In Hebrew, ברכה / brakha is related to breikha (fountain) and berekh (knee). We bend ourselves in acknowledgement the fountain from Whom all blessings flow. (Those insights come from R' Marcia Prager in her book The Path of Blessing, which I reviewed back in 2004.)
The seder meal is full of blessings. We bless candles, bless wine, bless the greens we dip in salt water, bless matzah, bless hand-washing, bless our meal, bless the Holy Blessed One Who brought us out of Mitzrayim with a mighty hand and an outstretched arm.
And then there are the blessings of our togetherness, of sitting around a table with loved ones, of entering into familiar stories and songs and poems and psalms, of retelling once again the story that makes us who we are. Experiencing seder is itself a blessing.
Several years ago I took a class at the old Elat Chayyim, taught by Rabbi Barry Barkan, on the practice of offering blessings. We studied a variety of texts relating to blessings. Barry also challenged us to give spontaneous / impromptu blessings to people over the course of the week. The first few times I turned to someone in the class and said, "May I give you a blessing?" I felt a little bit awkward, as though I were play-acting. But what I took away from that class is that each of us can be a conduit for the blessings that God pours into creation.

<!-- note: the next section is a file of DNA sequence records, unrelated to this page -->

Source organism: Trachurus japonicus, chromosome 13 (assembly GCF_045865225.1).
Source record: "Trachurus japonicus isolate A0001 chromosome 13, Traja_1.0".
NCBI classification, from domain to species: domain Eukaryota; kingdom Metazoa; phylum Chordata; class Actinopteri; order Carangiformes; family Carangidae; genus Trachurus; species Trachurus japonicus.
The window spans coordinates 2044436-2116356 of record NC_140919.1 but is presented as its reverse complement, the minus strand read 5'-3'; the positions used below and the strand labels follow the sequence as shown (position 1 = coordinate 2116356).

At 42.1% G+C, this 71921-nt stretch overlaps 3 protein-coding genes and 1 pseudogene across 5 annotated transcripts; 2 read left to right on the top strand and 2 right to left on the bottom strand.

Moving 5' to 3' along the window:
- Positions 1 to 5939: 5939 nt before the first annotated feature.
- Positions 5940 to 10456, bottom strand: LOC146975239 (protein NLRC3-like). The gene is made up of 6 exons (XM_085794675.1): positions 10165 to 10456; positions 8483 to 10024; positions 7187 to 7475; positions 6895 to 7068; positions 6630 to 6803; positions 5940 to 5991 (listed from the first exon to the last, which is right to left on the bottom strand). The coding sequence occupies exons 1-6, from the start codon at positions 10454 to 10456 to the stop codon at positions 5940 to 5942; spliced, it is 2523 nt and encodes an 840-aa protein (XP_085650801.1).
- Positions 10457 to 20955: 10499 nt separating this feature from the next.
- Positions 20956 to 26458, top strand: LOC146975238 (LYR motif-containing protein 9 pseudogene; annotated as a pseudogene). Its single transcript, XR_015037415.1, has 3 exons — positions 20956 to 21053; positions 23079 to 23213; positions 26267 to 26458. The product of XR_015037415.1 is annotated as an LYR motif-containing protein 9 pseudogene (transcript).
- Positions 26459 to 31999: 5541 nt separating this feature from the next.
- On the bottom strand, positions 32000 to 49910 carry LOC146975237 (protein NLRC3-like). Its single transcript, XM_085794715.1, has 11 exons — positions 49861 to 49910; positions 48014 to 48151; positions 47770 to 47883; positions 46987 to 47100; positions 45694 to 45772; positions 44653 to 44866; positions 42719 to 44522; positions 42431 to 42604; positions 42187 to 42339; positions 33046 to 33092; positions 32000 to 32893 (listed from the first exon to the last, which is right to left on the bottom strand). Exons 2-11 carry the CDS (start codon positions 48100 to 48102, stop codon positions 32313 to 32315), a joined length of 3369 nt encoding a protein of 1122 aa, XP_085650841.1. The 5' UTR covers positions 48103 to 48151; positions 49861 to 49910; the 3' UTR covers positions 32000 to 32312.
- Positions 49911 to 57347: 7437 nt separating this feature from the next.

"Blessing is a state of being; it may not change the situation, but it changes our response to the situation," teaches Reb Barry. (Here's a transcript of one of his teachings on blessing, given over at the Aquarian Minyan in 2008.)
In Jewish tradition we don't simply speak blessings; our language speaks of making blessings . We can give blessings, or perhaps more accurately channel them (as R' Barry teaches), and we can make blessings (as when we bless the elements of the seder meal, blessing God Who creates all things.) And, as songwriter Debbie Friedman noted, drawing on Torah (may her memory be a blessing), we can make ourselves a blessing. Each of us can be a blessing in the world.
That's part of the gift of the Exodus. Once we were slaves, unable to bless, unable to access blessing in our own lives or to articulate it for others. The spiritual constriction of slavery precludes blessing. But now we understand ourselves to be freed from that constriction. We are free to enter into relationship with the Holy Blessed One -- to sanctify every moment of our lives -- and to channel divine blessing for those we meet.
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